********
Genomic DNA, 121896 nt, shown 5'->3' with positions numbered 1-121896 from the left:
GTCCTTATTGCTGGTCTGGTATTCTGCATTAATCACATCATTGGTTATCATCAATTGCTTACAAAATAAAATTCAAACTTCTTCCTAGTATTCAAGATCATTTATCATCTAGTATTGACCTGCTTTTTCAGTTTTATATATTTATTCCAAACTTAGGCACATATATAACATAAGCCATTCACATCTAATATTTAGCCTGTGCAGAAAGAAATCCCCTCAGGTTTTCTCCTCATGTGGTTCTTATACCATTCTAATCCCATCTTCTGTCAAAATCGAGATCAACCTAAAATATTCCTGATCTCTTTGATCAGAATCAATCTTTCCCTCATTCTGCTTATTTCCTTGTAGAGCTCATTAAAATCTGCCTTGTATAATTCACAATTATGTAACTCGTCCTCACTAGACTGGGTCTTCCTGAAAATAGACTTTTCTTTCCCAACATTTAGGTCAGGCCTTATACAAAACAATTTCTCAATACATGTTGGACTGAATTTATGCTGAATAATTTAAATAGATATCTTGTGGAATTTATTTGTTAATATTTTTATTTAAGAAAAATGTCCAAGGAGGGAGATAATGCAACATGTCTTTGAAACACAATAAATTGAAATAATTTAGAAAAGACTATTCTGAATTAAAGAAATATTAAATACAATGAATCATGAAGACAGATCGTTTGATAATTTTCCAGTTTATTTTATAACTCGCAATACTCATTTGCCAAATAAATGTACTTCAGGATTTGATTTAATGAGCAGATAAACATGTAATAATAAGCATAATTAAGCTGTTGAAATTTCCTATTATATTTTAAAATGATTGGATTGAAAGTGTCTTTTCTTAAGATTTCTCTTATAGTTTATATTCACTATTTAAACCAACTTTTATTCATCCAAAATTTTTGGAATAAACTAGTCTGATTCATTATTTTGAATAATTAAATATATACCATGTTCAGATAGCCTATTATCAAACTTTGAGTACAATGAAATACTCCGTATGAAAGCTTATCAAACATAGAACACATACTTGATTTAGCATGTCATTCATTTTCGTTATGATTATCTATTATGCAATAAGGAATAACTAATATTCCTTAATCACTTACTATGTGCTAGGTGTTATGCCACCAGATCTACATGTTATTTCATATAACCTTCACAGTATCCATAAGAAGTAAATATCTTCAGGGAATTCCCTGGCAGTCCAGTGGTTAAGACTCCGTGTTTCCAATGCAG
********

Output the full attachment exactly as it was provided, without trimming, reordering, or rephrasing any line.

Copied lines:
Genomic DNA, 121896 nt, shown 5'->3' with positions numbered 1-121896 from the left:
GTCCTTATTGCTGGTCTGGTATTCTGCATTAATCACATCATTGGTTATCATCAATTGCTTACAAAATAAAATTCAAACTTCTTCCTAGTATTCAAGATCATTTATCATCTAGTATTGACCTGCTTTTTCAGTTTTATATATTTATTCCAAACTTAGGCACATATATAACATAAGCCATTCACATCTAATATTTAGCCTGTGCAGAAAGAAATCCCCTCAGGTTTTCTCCTCATGTGGTTCTTATACCATTCTAATCCCATCTTCTGTCAAAATCGAGATCAACCTAAAATATTCCTGATCTCTTTGATCAGAATCAATCTTTCCCTCATTCTGCTTATTTCCTTGTAGAGCTCATTAAAATCTGCCTTGTATAATTCACAATTATGTAACTCGTCCTCACTAGACTGGGTCTTCCTGAAAATAGACTTTTCTTTCCCAACATTTAGGTCAGGCCTTATACAAAACAATTTCTCAATACATGTTGGACTGAATTTATGCTGAATAATTTAAATAGATATCTTGTGGAATTTATTTGTTAATATTTTTATTTAAGAAAAATGTCCAAGGAGGGAGATAATGCAACATGTCTTTGAAACACAATAAATTGAAATAATTTAGAAAAGACTATTCTGAATTAAAGAAATATTAAATACAATGAATCATGAAGACAGATCGTTTGATAATTTTCCAGTTTATTTTATAACTCGCAATACTCATTTGCCAAATAAATGTACTTCAGGATTTGATTTAATGAGCAGATAAACATGTAATAATAAGCATAATTAAGCTGTTGAAATTTCCTATTATATTTTAAAATGATTGGATTGAAAGTGTCTTTTCTTAAGATTTCTCTTATAGTTTATATTCACTATTTAAACCAACTTTTATTCATCCAAAATTTTTGGAATAAACTAGTCTGATTCATTATTTTGAATAATTAAATATATACCATGTTCAGATAGCCTATTATCAAACTTTGAGTACAATGAAATACTCCGTATGAAAGCTTATCAAACATAGAACACATACTTGATTTAGCATGTCATTCATTTTCGTTATGATTATCTATTATGCAATAAGGAATAACTAATATTCCTTAATCACTTACTATGTGCTAGGTGTTATGCCACCAGATCTACATGTTATTTCATATAACCTTCACAGTATCCATAAGAAGTAAATATCTTCAGGGAATTCCCTGGCAGTCCAGTGGTTAAGACTCCGTGTTTCCAATGCAG